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The Go-To Rubber Band
Top ten uses for rubber bands on your boat.
The ubiquitous rubber band is a mate's best friend. This inexpensive tool is one of the handiest items on a boat. A good deckhand always has some rubber bands close by (usually on their wrist) and will use them for a number of chores. Here are 10 top uses for rubber bands. Story and photos by KJ Robinson.
Tip #1: Creating a secure spot to attach a fishing line to the outriggers. Rubber bands come in handy whenever you're trolling. By placing them on your fishing line, you create a secure spot to attach the line to the outrigger halyard. The line won't slip through the rubber band, and the band will provide a little bit of stretch for the bite and knockdown.
Tip #2: Attaching to a tag line. Many boats in Hawaii use tag lines on their outriggers rather than the release clips favored on the East Coast. The rubber band is the perfect tool to attach the fishing line to the tag line. When a fish bites, the rubber band will break free.
Tip #3: Holding a double hook in place. A rubber band can be used to keep a double hook-set in place while fishing with a lure, but the band will break free when a fish bites down, allowing the hook to swing and help it grab hold
Tip #4: Storing rigged lures. Using rubber bands keeps our leaders nice and neat. Some guys favor twist ties, but the rubber band is quicker to remove so we can get the lures out faster.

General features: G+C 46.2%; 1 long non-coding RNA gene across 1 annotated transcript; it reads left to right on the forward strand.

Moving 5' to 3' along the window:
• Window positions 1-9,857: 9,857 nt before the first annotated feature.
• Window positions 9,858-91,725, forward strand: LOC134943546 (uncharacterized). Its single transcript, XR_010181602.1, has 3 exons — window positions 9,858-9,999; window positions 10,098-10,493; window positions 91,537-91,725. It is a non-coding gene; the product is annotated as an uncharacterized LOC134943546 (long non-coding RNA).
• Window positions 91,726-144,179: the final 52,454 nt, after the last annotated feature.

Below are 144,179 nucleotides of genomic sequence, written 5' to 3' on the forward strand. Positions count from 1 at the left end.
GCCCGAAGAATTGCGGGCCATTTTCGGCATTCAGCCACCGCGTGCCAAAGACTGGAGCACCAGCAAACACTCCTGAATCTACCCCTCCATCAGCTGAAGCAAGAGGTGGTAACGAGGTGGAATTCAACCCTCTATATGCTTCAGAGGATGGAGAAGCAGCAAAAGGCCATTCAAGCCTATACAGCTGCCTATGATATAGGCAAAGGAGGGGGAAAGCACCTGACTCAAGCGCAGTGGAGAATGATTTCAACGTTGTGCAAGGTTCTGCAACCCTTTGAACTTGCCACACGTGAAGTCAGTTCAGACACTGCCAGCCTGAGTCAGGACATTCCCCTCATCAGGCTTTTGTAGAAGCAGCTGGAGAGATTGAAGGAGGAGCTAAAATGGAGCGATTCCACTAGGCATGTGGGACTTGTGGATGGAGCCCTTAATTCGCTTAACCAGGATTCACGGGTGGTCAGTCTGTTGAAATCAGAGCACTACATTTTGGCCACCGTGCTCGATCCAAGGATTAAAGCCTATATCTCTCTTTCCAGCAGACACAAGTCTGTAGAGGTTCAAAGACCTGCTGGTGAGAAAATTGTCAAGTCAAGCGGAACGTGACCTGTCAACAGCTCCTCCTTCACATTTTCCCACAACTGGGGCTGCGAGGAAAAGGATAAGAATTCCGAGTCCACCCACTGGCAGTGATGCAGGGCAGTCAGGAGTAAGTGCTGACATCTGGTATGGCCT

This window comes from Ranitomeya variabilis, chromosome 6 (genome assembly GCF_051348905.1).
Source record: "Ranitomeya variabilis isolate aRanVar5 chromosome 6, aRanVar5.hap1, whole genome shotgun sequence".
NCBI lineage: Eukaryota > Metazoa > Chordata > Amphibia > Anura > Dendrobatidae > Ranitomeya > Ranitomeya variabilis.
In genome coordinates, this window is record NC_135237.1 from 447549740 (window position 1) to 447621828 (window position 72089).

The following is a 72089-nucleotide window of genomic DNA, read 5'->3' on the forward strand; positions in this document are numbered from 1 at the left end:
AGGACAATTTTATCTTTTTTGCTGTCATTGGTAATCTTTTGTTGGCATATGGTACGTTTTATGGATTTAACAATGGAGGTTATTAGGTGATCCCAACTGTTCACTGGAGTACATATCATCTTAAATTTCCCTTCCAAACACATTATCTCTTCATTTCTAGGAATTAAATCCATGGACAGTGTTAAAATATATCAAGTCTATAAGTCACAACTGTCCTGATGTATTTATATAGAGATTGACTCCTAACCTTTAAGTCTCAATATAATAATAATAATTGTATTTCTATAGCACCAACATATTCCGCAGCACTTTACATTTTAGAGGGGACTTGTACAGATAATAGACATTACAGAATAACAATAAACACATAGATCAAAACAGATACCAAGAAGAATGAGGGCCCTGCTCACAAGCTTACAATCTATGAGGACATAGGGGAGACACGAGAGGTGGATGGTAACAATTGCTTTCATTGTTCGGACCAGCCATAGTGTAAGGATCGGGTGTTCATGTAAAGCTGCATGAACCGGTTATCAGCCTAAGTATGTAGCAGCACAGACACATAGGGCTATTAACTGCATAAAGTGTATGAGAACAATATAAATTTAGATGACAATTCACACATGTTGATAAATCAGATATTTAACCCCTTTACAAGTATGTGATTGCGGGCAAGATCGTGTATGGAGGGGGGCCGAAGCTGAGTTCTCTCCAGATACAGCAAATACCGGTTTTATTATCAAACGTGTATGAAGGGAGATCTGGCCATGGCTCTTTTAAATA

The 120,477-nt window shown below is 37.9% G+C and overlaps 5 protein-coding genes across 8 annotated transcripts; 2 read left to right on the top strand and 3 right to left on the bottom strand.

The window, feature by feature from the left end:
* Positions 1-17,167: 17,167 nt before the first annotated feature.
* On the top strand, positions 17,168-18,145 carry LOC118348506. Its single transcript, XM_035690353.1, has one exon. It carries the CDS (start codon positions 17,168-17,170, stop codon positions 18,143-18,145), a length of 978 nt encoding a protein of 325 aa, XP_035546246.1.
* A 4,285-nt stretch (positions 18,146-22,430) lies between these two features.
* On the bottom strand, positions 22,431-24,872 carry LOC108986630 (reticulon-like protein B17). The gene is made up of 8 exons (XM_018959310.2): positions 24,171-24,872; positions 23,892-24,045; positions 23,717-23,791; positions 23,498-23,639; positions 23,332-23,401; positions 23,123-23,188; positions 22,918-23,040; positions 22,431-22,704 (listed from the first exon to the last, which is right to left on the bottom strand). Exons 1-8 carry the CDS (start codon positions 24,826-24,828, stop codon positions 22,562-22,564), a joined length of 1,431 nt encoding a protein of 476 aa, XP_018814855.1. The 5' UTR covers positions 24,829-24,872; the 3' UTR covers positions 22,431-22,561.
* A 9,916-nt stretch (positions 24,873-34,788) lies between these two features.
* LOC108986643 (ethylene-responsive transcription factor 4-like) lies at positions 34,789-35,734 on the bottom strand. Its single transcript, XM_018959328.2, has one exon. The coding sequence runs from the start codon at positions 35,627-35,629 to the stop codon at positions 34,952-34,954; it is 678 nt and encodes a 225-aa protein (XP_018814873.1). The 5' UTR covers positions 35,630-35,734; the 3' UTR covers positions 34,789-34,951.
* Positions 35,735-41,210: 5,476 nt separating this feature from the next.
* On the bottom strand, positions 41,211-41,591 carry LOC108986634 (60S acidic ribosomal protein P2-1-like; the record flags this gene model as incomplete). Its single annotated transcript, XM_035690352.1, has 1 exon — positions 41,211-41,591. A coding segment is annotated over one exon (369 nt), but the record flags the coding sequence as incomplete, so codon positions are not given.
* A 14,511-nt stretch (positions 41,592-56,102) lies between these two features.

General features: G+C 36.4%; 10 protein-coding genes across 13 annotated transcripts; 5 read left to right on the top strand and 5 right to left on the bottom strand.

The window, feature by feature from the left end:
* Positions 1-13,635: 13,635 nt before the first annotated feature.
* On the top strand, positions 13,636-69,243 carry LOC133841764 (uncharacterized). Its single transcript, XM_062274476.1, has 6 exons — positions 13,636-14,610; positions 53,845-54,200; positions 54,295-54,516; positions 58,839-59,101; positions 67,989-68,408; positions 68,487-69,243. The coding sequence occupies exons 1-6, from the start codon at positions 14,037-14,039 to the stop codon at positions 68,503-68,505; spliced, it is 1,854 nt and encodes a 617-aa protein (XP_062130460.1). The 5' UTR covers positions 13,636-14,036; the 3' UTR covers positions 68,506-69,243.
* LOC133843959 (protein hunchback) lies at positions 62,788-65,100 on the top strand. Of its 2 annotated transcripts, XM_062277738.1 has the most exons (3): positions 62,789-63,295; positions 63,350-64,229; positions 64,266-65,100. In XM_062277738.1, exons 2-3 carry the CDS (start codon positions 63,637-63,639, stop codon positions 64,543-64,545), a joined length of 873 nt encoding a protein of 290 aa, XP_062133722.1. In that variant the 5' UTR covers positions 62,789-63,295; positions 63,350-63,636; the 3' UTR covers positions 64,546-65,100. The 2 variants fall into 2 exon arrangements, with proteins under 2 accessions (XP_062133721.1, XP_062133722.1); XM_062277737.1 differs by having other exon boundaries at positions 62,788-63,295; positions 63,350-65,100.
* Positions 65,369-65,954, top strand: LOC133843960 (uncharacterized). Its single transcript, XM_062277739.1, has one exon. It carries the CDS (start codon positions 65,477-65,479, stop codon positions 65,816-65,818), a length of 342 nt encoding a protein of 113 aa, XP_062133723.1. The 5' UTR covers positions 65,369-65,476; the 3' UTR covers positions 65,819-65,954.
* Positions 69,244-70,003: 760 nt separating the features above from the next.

Tip #5: Holding rigger lines in place. We use a rubber band to keep the rigger lines in place when we're running. There is nothing more annoying that the halyards flapping all over the deck when underway.
Tip #6: Locking down doors. Certain cabinets always want to open up when running in rough seas. A simple rubber band around the cabinet knobs will keep all of the items in the cabinet from flying out and rolling all over the cabin.
Tip #7: Stowing the flying gaff. Placing a rubber band at the end of a flying gaff will hold the rope in place but allow the rope to easily break free from the gaff pole when the gaff is placed in the fish.
Tip #8: Flying flags. A rubber band will keep your release flag in place on the outrigger line as you head home from a productive fishing day.
Tip #9: Prepping a tag stick. Keeping a release tag on the tag stick is commonly done by slipping the tag underneath a rubber band wrapped on the end of the tag pole.
Tip #10: Adding pressure. Wooden clips are a good way to get a snug grasp with a smooth release when fishing with a live bait, especially off the transom. A rubber band can be used to tighten the pressure on a wooden clip if needed. For a wide range of rubber bands visit Melton International Tackle.
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